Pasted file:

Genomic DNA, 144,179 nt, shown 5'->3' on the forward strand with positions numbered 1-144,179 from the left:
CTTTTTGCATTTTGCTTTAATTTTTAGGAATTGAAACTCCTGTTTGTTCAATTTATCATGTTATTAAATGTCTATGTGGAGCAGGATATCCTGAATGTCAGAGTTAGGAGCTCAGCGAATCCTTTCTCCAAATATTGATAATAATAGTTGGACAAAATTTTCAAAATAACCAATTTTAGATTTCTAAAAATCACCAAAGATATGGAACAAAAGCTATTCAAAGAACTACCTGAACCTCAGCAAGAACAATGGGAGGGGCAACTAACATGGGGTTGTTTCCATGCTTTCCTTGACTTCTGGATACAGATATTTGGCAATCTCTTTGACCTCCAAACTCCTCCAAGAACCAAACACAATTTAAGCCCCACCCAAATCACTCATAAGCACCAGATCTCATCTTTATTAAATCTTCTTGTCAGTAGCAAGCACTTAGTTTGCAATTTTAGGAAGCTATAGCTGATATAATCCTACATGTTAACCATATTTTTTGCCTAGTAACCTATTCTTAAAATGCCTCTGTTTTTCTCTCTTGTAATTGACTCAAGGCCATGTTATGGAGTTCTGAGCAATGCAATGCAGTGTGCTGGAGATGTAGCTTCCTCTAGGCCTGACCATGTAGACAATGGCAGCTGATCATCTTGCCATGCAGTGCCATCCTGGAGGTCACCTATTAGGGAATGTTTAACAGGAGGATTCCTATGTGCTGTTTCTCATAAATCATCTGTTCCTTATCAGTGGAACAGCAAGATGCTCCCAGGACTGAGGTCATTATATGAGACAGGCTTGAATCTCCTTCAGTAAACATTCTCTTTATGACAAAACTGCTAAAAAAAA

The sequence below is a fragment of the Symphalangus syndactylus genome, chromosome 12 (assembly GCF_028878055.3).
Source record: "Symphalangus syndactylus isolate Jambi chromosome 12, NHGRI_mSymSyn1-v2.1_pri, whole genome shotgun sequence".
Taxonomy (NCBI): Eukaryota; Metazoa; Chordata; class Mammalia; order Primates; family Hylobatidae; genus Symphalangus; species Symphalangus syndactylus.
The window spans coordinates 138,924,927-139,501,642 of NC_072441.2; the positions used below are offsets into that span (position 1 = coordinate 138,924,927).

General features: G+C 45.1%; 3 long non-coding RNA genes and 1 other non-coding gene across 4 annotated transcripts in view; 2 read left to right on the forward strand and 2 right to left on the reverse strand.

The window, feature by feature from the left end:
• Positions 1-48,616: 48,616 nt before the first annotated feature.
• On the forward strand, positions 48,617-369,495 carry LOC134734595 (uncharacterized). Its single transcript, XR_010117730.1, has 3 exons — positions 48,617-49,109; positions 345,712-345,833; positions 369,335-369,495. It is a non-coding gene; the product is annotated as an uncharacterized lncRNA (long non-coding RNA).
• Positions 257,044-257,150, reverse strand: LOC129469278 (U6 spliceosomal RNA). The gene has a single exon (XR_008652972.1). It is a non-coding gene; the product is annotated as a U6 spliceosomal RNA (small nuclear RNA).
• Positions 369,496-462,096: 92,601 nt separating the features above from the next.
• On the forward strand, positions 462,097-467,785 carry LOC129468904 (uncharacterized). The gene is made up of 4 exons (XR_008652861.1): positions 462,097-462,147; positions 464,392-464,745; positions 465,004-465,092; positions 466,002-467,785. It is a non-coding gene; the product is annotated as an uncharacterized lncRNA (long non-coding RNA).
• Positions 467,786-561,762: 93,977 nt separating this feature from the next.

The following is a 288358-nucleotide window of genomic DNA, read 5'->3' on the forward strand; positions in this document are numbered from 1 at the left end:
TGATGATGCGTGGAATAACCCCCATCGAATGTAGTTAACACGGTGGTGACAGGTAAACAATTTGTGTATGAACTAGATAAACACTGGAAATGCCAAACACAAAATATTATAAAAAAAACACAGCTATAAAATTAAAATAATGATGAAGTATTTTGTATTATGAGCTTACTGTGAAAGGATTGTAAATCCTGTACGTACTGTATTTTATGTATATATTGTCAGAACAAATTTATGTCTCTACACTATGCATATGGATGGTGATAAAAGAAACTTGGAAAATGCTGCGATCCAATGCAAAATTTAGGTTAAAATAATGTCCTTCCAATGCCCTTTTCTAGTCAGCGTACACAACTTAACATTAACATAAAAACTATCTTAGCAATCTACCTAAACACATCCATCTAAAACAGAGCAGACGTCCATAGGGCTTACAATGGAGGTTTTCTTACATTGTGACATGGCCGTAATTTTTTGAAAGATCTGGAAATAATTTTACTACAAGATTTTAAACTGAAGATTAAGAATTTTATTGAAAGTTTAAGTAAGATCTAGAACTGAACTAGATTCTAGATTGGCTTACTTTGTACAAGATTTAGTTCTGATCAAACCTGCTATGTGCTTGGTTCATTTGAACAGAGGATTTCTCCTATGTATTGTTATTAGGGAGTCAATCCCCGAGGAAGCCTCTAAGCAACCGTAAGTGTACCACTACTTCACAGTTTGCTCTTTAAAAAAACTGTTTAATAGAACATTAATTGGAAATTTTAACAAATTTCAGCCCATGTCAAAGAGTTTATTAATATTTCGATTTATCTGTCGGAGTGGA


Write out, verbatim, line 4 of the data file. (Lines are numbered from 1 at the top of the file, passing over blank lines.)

Source record: "Symphalangus syndactylus isolate Jambi chromosome 12, NHGRI_mSymSyn1-v2.1_pri, whole genome shotgun sequence".